From School Library Journal
Kindergarten-Grade 3-In this modern fairy tale, Holly is visiting her grandparents on New Year's Eve and overhears them sadly discussing their dying apple orchard. At the first stroke of midnight, the child and her grandmother are startled when the cat speaks to them urgently, telling them to hurry to the barn to talk with Shadow, the horse. From Shadow they learn that they can summon a mysterious old apple-tree man with a special rite using the last of their cider. He emerges amid a cloud of gorgeous fairies from the roots of the oldest tree and promises to heal the orchard. In the morning, the tree is laden with beautiful, ripe apples. Framed, full-page paintings face pages of text embellished by branches and tendrils and vignettes from the story. The idealized realism of the figures, particularly the utterly charming, frolicking fairies, as well as the soft, rich palette and meticulous detailing of each scene, are just right for evoking the magic of a New Year's miracle.Patricia Pearl Dole, formerly at First Presbyterian School, Martinsville, VA
Copyright 1996 Reed Business Information, Inc.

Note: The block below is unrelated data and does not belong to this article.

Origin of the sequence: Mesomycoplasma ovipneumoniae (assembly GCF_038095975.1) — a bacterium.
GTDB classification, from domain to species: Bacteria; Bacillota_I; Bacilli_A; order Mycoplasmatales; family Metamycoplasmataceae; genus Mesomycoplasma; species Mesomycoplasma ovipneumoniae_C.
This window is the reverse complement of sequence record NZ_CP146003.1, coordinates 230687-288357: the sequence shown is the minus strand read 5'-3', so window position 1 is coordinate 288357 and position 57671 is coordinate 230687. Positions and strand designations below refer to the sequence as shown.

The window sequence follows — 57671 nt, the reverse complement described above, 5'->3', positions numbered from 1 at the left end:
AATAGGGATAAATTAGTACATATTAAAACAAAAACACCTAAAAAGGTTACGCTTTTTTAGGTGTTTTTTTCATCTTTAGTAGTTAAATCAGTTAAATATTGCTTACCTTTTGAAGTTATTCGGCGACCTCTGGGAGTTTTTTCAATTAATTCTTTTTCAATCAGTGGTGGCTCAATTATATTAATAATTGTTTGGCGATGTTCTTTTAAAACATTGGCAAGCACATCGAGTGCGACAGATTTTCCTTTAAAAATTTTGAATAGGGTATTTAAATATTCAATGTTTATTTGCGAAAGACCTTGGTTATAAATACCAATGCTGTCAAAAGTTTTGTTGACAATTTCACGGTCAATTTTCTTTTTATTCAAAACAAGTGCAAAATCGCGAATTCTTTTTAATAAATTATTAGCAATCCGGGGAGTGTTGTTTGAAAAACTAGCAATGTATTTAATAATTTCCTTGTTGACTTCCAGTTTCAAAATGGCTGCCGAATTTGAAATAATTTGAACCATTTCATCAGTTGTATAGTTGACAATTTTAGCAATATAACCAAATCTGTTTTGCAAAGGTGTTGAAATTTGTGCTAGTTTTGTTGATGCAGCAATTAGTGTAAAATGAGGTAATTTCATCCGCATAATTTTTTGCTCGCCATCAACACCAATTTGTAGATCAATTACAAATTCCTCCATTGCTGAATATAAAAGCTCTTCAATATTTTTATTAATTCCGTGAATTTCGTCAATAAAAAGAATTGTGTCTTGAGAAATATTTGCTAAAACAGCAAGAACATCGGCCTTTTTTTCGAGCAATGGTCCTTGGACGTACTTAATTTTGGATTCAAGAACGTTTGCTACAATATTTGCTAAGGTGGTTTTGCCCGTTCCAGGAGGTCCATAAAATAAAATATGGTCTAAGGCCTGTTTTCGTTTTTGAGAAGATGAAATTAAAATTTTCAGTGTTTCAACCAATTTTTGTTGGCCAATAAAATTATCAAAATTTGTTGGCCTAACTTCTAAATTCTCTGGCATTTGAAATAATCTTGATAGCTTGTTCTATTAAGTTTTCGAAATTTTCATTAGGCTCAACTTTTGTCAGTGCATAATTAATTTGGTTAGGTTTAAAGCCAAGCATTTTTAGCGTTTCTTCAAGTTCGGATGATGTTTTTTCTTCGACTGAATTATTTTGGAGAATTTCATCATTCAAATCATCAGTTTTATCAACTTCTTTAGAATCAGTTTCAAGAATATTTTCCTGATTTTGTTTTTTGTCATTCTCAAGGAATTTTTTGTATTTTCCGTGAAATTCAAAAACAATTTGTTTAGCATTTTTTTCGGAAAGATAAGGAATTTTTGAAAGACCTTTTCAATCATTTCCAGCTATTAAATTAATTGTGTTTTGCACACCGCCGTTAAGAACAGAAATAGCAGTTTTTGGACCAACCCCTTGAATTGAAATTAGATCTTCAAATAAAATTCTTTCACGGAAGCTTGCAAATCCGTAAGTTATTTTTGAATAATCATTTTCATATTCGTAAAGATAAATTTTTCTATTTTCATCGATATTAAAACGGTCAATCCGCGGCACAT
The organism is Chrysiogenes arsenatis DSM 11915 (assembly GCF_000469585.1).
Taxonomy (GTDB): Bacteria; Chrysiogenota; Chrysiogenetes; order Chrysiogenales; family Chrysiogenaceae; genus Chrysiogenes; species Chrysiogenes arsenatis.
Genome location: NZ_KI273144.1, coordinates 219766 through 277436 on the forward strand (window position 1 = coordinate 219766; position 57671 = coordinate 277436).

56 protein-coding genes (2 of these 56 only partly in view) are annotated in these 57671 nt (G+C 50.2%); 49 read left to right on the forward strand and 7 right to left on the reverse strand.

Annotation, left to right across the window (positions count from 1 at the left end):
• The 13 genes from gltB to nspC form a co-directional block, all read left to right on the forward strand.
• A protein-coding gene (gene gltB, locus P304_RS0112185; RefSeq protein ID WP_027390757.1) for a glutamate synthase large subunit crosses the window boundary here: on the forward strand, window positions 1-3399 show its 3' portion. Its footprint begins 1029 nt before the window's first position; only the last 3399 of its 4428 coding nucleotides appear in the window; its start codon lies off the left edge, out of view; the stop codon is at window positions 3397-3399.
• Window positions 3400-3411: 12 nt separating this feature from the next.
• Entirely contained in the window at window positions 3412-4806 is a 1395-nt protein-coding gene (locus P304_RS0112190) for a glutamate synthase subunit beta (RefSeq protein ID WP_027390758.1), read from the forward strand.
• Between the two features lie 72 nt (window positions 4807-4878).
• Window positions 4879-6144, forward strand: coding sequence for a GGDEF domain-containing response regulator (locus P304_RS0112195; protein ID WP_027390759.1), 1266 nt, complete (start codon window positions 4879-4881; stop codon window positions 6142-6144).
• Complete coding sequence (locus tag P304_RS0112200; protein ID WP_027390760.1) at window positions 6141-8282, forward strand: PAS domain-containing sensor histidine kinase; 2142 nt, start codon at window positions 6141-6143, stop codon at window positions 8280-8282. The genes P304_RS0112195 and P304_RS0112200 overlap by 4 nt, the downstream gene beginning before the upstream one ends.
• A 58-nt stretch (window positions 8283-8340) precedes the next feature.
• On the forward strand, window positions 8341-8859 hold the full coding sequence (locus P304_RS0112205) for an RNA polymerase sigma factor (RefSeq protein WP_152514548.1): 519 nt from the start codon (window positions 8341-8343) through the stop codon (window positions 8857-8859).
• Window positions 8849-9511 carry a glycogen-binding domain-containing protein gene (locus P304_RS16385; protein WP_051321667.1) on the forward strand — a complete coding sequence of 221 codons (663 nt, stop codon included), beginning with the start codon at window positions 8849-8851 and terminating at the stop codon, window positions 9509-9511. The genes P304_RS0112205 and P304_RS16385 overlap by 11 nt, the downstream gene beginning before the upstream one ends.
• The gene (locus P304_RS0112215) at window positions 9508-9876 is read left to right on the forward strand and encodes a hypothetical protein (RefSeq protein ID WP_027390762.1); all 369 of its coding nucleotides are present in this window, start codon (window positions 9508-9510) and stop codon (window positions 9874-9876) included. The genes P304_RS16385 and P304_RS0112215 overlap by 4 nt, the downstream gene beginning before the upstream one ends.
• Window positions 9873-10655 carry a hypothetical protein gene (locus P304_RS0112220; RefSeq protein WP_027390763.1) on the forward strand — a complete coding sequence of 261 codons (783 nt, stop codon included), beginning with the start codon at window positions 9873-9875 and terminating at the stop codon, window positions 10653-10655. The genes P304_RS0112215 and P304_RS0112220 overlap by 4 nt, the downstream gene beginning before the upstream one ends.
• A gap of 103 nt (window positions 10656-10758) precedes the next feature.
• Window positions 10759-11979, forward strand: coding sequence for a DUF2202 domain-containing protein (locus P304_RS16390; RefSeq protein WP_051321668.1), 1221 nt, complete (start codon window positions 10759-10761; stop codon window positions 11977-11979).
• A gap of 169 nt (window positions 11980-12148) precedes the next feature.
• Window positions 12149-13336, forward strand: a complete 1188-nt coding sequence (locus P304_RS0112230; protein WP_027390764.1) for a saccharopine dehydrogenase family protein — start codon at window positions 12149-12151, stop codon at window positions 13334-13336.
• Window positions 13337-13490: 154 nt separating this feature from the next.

Ages 5^-8. Hoping for a miracle to save their dying apple trees, Holly and her grandmother pour the last of their cider over the roots of the oldest tree in the orchard on New Year's Eve, that "magical time" when Holly's grandmother says anything might happen. A pack of fairies appear, and their leader, an odd little man, agrees to heal the trees if Holly will plant the seeds from the first apple. The fairy tale aspect of the story will appeal to many youngsters, and the happy ending, in which the Apple Tree Man works his magic and saves the orchard, will be satisfying despite its predictability. Nightingale's bewitching illustrations capture the magical anything-can-happen mood; the beautifully detailed winter scenes are filled with talking animals and enchanting fairies. Lauren Peterson